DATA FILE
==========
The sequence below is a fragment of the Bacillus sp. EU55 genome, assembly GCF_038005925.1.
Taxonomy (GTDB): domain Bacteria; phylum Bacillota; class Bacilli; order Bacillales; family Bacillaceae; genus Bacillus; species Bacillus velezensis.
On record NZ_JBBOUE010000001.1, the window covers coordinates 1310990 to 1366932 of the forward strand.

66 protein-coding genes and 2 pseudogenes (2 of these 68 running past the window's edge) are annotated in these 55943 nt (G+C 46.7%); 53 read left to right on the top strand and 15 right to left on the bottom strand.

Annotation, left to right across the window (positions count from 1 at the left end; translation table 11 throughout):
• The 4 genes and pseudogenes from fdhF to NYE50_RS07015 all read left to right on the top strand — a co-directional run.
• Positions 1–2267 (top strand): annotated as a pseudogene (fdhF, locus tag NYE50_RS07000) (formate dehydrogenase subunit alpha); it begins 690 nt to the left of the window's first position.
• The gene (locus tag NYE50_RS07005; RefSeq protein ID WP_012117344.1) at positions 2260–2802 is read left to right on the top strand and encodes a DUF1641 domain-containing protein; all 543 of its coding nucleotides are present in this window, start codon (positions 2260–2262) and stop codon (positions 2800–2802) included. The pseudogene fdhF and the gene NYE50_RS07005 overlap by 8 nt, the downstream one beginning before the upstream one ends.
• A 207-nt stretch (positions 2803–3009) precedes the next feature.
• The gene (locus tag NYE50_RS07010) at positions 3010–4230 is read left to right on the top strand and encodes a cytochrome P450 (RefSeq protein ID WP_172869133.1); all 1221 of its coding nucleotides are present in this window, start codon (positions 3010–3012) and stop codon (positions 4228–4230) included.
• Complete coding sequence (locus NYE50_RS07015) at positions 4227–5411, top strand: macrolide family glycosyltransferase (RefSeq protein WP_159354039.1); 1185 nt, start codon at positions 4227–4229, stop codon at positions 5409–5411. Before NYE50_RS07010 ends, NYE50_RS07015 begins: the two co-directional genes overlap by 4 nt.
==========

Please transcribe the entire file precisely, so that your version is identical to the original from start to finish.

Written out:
The sequence below is a fragment of the Bacillus sp. EU55 genome, assembly GCF_038005925.1.
Taxonomy (GTDB): domain Bacteria; phylum Bacillota; class Bacilli; order Bacillales; family Bacillaceae; genus Bacillus; species Bacillus velezensis.
On record NZ_JBBOUE010000001.1, the window covers coordinates 1310990 to 1366932 of the forward strand.

66 protein-coding genes and 2 pseudogenes (2 of these 68 running past the window's edge) are annotated in these 55943 nt (G+C 46.7%); 53 read left to right on the top strand and 15 right to left on the bottom strand.

Annotation, left to right across the window (positions count from 1 at the left end; translation table 11 throughout):
• The 4 genes and pseudogenes from fdhF to NYE50_RS07015 all read left to right on the top strand — a co-directional run.
• Positions 1–2267 (top strand): annotated as a pseudogene (fdhF, locus tag NYE50_RS07000) (formate dehydrogenase subunit alpha); it begins 690 nt to the left of the window's first position.
• The gene (locus tag NYE50_RS07005; RefSeq protein ID WP_012117344.1) at positions 2260–2802 is read left to right on the top strand and encodes a DUF1641 domain-containing protein; all 543 of its coding nucleotides are present in this window, start codon (positions 2260–2262) and stop codon (positions 2800–2802) included. The pseudogene fdhF and the gene NYE50_RS07005 overlap by 8 nt, the downstream one beginning before the upstream one ends.
• A 207-nt stretch (positions 2803–3009) precedes the next feature.
• The gene (locus tag NYE50_RS07010) at positions 3010–4230 is read left to right on the top strand and encodes a cytochrome P450 (RefSeq protein ID WP_172869133.1); all 1221 of its coding nucleotides are present in this window, start codon (positions 3010–3012) and stop codon (positions 4228–4230) included.
• Complete coding sequence (locus NYE50_RS07015) at positions 4227–5411, top strand: macrolide family glycosyltransferase (RefSeq protein WP_159354039.1); 1185 nt, start codon at positions 4227–4229, stop codon at positions 5409–5411. Before NYE50_RS07010 ends, NYE50_RS07015 begins: the two co-directional genes overlap by 4 nt.